IL Program Hopes to Cut Juvenile Recidivism 25% in 3 Years


A pilot program aimed at reducing the number of underage offenders sent back to juvenile detention is headed to Illinois communities near St. Louis, reports the St. Louis Post-Dispatch. Children’s Home and Aid will have $400,000 from the Illinois Juvenile Justice Commission to provide reintegration services to youth after they are released from detention. The goal is to help about 75 youths and reduce the number of those adolescents who return to the Department of Juvenile Justice by 25 percent in three years. Now, more than 50 percent of underage offenders who are released juvenile detention center end up coming back. Crimes run the gamut, from retail theft to residential burglary.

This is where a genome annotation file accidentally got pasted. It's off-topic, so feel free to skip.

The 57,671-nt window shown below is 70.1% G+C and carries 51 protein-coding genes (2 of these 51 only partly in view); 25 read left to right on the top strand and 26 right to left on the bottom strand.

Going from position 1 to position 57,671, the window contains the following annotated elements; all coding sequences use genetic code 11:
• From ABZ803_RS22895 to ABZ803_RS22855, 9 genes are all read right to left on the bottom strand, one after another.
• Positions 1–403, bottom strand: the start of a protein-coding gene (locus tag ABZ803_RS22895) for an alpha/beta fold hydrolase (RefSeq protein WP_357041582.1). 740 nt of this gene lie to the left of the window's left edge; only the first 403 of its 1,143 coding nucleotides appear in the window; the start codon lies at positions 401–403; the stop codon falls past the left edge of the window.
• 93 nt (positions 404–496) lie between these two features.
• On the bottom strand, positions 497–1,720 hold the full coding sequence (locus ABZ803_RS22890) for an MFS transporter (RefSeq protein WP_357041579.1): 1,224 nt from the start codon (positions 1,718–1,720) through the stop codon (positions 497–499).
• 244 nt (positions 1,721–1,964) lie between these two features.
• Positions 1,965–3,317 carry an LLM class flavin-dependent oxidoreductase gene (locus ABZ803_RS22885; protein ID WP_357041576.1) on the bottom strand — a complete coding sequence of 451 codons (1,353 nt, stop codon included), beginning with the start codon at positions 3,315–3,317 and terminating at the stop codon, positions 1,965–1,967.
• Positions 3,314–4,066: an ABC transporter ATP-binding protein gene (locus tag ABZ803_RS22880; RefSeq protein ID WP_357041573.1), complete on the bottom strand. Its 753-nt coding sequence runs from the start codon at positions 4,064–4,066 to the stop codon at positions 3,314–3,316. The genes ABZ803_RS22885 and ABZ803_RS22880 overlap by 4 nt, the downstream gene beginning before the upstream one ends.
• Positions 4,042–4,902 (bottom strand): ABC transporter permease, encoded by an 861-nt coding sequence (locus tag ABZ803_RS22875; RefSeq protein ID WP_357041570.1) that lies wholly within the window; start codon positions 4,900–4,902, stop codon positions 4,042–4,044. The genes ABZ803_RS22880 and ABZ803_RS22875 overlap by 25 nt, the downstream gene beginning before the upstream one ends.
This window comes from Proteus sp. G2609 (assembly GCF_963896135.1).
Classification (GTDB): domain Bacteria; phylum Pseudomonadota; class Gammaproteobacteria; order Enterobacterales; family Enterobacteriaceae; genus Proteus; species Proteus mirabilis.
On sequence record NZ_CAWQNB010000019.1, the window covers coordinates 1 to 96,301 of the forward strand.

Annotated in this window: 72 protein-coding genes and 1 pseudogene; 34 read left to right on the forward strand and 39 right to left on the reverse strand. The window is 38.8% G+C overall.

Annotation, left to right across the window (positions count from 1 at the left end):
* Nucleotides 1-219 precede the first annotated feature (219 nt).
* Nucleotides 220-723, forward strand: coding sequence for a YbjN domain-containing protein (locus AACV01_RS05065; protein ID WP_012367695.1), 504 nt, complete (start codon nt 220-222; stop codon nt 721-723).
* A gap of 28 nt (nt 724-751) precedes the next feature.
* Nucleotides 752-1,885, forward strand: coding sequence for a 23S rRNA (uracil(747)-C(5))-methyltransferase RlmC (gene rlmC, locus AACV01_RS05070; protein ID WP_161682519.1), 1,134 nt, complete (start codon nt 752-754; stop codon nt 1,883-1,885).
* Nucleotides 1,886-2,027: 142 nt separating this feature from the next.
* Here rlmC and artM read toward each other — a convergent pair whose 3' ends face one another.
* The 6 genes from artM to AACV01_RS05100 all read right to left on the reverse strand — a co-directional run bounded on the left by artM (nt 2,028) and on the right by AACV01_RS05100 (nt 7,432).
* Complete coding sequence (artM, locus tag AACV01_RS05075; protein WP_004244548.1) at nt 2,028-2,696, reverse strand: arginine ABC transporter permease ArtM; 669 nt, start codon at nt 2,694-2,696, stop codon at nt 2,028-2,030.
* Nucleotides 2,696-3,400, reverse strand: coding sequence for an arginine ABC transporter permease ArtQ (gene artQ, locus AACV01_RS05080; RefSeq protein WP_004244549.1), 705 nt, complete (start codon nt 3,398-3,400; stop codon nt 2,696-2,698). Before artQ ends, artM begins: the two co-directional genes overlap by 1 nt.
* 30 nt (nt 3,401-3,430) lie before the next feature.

“The majority of [youth offenders] are coming from families that have generational dysfunction,” said the agency’s Mark Smith. “Even if they change in the Department of Juvenile Justice, when they come out they go back into that same environment and same family patterns and it’s easy for them to get wrapped back up into that same mind set. If there’s no support or resources for those kids, especially educational or employment counseling, it’s a good recipe for them to go back.” To counter that recipe, each teen exiting detention and entering the program will get a dedicated case manager and therapist who will work with the youth and their family on setting goals and establishing a crime-free path, be that vocational training, enrolling in high school, or earning a GED. Another state program, Redeploy Illinois, provides services like mental health and substance abuse treatment, life skills education and family therapy to at-risk youth. In its first four years Redeploy Illinois kept 382 adolescents out of detention centers statewide.

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